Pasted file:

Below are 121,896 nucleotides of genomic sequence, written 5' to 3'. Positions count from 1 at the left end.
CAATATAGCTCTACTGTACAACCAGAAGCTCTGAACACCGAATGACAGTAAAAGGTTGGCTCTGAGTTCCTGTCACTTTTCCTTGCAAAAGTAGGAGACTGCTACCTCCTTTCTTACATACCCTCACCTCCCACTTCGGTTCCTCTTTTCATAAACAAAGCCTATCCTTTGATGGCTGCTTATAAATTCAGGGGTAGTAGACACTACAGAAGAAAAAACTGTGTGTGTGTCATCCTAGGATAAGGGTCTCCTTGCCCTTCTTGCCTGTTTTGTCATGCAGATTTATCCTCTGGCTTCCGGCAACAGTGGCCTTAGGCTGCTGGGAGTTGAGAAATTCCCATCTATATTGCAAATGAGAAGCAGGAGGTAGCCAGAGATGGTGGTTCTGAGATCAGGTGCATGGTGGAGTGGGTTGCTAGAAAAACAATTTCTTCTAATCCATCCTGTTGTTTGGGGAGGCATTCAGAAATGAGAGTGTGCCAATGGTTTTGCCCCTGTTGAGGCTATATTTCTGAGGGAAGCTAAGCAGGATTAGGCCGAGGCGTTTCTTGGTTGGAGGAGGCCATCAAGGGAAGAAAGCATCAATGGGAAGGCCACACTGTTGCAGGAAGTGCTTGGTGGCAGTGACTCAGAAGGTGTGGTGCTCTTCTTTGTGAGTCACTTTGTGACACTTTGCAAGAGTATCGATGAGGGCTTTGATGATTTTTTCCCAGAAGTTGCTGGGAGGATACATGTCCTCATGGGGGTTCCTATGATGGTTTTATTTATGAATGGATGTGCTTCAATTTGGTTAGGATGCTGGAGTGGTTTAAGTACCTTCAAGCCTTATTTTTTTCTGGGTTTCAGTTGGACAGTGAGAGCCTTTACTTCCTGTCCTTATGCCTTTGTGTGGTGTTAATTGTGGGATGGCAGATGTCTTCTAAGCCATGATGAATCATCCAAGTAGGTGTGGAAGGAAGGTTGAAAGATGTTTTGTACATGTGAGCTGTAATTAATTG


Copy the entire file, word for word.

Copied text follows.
Below are 121,896 nucleotides of genomic sequence, written 5' to 3'. Positions count from 1 at the left end.
CAATATAGCTCTACTGTACAACCAGAAGCTCTGAACACCGAATGACAGTAAAAGGTTGGCTCTGAGTTCCTGTCACTTTTCCTTGCAAAAGTAGGAGACTGCTACCTCCTTTCTTACATACCCTCACCTCCCACTTCGGTTCCTCTTTTCATAAACAAAGCCTATCCTTTGATGGCTGCTTATAAATTCAGGGGTAGTAGACACTACAGAAGAAAAAACTGTGTGTGTGTCATCCTAGGATAAGGGTCTCCTTGCCCTTCTTGCCTGTTTTGTCATGCAGATTTATCCTCTGGCTTCCGGCAACAGTGGCCTTAGGCTGCTGGGAGTTGAGAAATTCCCATCTATATTGCAAATGAGAAGCAGGAGGTAGCCAGAGATGGTGGTTCTGAGATCAGGTGCATGGTGGAGTGGGTTGCTAGAAAAACAATTTCTTCTAATCCATCCTGTTGTTTGGGGAGGCATTCAGAAATGAGAGTGTGCCAATGGTTTTGCCCCTGTTGAGGCTATATTTCTGAGGGAAGCTAAGCAGGATTAGGCCGAGGCGTTTCTTGGTTGGAGGAGGCCATCAAGGGAAGAAAGCATCAATGGGAAGGCCACACTGTTGCAGGAAGTGCTTGGTGGCAGTGACTCAGAAGGTGTGGTGCTCTTCTTTGTGAGTCACTTTGTGACACTTTGCAAGAGTATCGATGAGGGCTTTGATGATTTTTTCCCAGAAGTTGCTGGGAGGATACATGTCCTCATGGGGGTTCCTATGATGGTTTTATTTATGAATGGATGTGCTTCAATTTGGTTAGGATGCTGGAGTGGTTTAAGTACCTTCAAGCCTTATTTTTTTCTGGGTTTCAGTTGGACAGTGAGAGCCTTTACTTCCTGTCCTTATGCCTTTGTGTGGTGTTAATTGTGGGATGGCAGATGTCTTCTAAGCCATGATGAATCATCCAAGTAGGTGTGGAAGGAAGGTTGAAAGATGTTTTGTACATGTGAGCTGTAATTAATTG